Yes, many of us are wondering why UBC hasn’t tossed both of them out of the university for research malfeasance, but that’s not the point here. We’re just going to rip apart the anti-vaccine pseudoscience presented in another article from Shaw and Tomljenovic.  Continue reading “Anti-vaccine pseudoscience – Shaw and Tomljenovic debunked tropes”

Michigan vaccine regulations – Court decides on religious exemptions

Michigan vaccine regulations

On 7 November 2017, the 6th Circuit Court of Appeals mostly upheld a Federal District’s Court decision (pdf) to grant a motion to dismiss a lawsuit challenging Michigan vaccine regulations that require parents seeking an exemption from school immunization requirements have an interview with health department personnel first. The decision reinforced the strong support our courts have provided states’ efforts to increase vaccines rates.

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Glyphosate causes cancer? – large scientific study says no

Glyphosate causes cancer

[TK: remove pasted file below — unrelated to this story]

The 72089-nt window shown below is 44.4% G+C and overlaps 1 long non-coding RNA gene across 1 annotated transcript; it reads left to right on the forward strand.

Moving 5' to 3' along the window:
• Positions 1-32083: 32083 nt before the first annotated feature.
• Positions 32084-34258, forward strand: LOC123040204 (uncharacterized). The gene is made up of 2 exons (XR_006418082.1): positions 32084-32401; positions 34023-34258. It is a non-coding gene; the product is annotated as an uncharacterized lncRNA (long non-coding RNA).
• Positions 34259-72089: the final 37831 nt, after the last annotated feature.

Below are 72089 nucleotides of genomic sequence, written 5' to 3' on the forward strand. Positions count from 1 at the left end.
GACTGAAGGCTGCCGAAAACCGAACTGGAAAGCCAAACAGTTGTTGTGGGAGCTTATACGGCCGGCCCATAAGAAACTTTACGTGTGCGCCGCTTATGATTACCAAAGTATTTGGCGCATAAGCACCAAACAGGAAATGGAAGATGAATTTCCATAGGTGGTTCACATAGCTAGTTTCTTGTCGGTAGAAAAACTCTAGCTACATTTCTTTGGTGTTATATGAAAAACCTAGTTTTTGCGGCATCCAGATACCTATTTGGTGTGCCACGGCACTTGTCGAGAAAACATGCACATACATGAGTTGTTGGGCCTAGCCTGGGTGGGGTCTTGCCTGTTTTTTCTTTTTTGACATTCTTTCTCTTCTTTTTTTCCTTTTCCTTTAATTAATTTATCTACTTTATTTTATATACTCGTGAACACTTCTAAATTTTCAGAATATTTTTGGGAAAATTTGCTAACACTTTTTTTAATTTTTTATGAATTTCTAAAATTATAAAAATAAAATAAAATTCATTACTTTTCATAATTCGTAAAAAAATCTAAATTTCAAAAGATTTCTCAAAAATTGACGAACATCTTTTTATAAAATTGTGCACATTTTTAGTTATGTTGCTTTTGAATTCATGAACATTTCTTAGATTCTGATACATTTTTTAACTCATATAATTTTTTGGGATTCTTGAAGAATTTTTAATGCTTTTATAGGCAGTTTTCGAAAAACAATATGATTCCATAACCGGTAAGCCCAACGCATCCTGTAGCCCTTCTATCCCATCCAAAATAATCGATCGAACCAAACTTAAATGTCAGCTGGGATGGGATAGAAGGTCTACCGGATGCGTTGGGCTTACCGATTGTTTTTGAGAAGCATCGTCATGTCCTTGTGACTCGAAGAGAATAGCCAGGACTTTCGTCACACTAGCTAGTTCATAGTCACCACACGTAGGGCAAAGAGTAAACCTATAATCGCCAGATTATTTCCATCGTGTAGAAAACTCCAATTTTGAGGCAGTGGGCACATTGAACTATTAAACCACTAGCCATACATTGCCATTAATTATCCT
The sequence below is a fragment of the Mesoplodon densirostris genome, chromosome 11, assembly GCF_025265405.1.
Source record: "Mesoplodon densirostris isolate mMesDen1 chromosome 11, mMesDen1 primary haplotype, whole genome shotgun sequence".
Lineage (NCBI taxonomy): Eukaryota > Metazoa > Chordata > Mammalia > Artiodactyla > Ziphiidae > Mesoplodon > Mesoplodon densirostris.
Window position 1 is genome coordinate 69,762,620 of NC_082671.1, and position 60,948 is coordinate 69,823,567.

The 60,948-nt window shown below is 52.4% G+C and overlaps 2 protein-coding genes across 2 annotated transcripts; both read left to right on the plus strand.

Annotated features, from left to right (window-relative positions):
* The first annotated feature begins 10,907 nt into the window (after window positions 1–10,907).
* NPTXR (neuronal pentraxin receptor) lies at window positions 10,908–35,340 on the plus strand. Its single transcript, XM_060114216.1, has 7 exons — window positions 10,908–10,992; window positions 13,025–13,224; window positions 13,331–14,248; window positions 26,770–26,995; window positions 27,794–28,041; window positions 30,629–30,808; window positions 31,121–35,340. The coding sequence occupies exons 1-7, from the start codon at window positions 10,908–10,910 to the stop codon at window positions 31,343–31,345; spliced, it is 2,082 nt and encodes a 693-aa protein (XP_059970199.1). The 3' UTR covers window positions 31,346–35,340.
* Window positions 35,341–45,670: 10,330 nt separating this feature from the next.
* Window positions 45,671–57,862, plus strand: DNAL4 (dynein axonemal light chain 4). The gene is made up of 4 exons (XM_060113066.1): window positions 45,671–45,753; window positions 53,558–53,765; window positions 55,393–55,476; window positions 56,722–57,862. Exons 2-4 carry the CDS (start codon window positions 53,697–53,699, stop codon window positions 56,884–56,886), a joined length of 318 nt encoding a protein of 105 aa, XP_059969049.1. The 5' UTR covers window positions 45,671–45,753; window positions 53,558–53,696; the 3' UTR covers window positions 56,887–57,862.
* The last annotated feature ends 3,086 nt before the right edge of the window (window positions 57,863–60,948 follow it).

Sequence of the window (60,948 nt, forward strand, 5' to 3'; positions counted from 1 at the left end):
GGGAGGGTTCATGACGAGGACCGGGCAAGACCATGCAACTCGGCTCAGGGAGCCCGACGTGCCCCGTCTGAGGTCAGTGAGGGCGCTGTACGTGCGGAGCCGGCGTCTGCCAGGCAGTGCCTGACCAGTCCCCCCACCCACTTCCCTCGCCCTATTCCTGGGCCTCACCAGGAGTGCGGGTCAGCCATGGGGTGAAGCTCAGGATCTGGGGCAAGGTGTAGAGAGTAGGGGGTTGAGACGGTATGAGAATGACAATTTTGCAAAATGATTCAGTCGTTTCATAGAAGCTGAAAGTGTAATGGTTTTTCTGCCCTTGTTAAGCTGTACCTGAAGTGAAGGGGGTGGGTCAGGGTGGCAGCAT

One of the tropes of the pseudoscience world is that glyphosate causes cancer – but what does real science say? Well, numerous large epidemiological studies have yet to provide evidence of a link that would convince us that the herbicide has any link to any cancer.

Recently, another article in a prestigious cancer journal looked at thousands of  individuals exposed to glyphosate, and once again, have found no convincing evidence that glyphosate causes cancer. The totality of evidence, unless you are into glyphosate- and GMO-free cherry picking, continues to lead us to a simple conclusion – there is no link between the chemical and any of the 200 or more types of cancer.

One of the major issues with the tropes and myths about glyphosate is that many anti-science liberals tend to conflate glyphosate with genetically modified crops. This leads to a lot of unsupported hatred of GMO plants, despite the overwhelming scientific consensus that says that GMO agriculture is safe for humans, animals, and the environment – a consensus as broad and powerful as the one that states that climate change is caused by humans.

So let’s look at this new article, and how it fits into the narrative about glyphosate and cancer.

Continue reading “Glyphosate causes cancer? – large scientific study says no”

Flu vaccine research and development – eggs cause low effectiveness

Flu vaccine research